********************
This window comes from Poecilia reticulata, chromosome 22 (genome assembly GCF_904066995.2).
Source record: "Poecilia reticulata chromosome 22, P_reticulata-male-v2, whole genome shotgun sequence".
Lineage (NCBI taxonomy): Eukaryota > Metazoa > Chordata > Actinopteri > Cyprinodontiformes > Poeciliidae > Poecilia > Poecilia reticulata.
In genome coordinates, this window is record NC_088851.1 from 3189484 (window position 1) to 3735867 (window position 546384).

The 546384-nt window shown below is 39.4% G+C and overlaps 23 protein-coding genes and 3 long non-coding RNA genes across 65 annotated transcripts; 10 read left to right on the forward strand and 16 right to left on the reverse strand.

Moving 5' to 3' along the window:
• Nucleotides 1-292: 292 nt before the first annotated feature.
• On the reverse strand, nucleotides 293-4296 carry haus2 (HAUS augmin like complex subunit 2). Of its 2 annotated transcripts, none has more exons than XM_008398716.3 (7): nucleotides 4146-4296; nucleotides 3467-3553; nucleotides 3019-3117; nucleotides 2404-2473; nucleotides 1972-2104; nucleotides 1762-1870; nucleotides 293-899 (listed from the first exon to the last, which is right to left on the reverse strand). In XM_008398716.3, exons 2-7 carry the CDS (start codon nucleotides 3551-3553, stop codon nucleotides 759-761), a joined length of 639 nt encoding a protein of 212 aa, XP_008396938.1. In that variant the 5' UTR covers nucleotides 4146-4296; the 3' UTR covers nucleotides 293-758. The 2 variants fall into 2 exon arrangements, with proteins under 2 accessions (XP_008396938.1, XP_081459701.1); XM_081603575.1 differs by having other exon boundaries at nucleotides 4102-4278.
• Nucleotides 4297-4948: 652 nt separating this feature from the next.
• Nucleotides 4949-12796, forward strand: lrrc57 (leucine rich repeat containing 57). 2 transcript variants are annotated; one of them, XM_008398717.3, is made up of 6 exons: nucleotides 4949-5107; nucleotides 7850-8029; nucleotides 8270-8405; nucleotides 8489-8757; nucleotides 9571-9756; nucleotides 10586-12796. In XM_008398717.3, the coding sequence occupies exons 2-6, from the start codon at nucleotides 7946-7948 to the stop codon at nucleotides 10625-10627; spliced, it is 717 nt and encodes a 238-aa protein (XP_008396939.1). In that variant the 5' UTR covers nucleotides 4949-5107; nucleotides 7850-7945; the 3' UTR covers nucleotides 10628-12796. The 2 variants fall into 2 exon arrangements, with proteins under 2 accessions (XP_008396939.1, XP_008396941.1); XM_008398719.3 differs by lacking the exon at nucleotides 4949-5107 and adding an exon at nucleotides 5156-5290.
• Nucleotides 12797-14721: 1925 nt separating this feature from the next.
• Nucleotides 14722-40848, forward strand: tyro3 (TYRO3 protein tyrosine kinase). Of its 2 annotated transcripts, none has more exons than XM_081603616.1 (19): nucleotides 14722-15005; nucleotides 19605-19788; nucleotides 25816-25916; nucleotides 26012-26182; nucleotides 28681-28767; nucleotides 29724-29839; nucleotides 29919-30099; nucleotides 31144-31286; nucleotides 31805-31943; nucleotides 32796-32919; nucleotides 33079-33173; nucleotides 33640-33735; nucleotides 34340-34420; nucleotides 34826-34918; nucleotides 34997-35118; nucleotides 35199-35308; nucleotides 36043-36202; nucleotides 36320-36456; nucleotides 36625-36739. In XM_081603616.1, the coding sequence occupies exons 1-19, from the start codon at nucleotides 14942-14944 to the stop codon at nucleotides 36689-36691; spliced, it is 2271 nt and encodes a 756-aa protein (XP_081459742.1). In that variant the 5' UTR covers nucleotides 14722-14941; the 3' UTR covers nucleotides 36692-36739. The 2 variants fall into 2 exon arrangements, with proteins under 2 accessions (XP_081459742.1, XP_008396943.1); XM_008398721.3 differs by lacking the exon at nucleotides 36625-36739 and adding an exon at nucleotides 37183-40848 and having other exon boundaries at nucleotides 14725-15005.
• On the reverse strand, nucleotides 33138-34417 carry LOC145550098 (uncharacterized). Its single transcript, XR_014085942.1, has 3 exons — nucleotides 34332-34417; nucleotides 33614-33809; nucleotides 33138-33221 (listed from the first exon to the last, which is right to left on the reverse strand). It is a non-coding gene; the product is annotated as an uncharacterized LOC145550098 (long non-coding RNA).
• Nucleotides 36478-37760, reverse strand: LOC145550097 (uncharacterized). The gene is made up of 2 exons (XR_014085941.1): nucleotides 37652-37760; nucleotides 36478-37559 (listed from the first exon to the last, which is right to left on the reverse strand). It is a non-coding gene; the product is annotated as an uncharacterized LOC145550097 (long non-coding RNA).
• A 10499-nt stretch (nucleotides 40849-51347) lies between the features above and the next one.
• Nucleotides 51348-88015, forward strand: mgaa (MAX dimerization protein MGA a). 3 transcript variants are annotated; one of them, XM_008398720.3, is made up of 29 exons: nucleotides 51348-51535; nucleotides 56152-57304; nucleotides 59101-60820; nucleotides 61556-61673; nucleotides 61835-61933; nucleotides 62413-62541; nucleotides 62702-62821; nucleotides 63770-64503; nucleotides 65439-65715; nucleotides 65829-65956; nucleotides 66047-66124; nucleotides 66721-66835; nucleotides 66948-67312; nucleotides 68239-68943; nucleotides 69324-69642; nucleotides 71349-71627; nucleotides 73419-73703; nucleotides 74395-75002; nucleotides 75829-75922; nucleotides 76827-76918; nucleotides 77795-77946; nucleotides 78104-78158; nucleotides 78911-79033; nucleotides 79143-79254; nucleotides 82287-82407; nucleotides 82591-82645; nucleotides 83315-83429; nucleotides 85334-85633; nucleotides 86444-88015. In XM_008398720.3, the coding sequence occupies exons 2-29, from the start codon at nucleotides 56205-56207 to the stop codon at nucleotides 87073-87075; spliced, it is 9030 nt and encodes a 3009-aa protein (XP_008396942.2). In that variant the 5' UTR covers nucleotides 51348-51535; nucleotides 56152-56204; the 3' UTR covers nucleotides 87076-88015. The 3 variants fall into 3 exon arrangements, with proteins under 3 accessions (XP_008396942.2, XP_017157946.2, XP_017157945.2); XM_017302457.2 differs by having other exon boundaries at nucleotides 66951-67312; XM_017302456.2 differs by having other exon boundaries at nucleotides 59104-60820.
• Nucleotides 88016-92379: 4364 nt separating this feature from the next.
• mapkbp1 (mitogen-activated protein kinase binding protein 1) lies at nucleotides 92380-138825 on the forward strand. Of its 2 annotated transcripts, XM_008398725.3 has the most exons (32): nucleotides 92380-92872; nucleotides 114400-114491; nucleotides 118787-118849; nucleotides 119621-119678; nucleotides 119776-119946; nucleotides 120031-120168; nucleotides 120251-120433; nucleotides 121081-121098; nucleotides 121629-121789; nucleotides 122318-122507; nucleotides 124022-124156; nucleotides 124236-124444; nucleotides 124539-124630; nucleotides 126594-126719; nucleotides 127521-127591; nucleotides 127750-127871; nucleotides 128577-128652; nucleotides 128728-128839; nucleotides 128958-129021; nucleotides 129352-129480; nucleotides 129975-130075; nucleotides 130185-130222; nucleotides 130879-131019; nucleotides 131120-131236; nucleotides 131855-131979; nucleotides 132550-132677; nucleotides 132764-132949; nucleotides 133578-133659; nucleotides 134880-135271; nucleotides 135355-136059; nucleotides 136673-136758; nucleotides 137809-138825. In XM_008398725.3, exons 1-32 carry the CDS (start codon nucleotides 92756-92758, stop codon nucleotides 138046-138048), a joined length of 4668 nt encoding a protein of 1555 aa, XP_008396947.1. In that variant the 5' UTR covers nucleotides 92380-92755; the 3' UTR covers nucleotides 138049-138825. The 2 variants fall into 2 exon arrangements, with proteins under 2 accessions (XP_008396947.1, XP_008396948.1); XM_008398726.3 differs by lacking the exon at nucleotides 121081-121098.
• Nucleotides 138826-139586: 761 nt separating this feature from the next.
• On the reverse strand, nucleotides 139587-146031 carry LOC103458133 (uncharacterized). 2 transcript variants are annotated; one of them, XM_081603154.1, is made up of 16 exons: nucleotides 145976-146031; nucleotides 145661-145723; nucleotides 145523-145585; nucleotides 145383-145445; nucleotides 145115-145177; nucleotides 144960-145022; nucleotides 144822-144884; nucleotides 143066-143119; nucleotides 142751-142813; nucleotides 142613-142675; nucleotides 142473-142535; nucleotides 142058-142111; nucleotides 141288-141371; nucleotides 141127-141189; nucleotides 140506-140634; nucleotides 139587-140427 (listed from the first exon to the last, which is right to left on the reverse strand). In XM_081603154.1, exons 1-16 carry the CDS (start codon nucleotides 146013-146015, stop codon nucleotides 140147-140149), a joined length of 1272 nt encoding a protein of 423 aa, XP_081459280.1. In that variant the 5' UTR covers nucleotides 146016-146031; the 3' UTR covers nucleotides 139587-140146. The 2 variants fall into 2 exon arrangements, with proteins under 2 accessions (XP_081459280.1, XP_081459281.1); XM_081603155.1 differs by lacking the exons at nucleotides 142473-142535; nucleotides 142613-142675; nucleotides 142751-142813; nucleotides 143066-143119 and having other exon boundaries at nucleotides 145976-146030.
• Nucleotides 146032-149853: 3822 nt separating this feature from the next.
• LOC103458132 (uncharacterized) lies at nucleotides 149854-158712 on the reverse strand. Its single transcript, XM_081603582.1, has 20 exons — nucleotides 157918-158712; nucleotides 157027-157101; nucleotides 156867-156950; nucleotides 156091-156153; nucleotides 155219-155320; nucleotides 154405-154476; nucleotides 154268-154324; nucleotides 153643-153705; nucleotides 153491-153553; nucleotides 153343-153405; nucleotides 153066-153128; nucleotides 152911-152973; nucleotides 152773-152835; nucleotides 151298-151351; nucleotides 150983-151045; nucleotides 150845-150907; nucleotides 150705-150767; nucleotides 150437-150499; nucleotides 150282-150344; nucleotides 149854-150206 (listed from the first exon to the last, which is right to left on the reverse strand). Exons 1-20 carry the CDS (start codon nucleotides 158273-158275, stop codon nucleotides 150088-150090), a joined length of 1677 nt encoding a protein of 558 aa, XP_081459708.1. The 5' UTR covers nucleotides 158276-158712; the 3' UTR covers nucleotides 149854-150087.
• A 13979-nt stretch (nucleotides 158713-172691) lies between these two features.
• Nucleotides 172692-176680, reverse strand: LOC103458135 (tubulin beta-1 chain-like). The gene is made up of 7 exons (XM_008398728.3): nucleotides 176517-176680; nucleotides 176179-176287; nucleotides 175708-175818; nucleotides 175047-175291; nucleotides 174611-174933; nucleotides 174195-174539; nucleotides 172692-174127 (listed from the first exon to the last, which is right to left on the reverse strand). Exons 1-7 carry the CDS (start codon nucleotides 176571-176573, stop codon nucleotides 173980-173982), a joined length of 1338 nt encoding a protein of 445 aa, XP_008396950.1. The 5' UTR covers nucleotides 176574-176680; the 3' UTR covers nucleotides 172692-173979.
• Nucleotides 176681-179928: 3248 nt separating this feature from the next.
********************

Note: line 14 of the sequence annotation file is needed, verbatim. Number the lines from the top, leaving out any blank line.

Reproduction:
• Nucleotides 36478-37760, reverse strand: LOC145550097 (uncharacterized). The gene is made up of 2 exons (XR_014085941.1): nucleotides 37652-37760; nucleotides 36478-37559 (listed from the first exon to the last, which is right to left on the reverse strand). It is a non-coding gene; the product is annotated as an uncharacterized LOC145550097 (long non-coding RNA).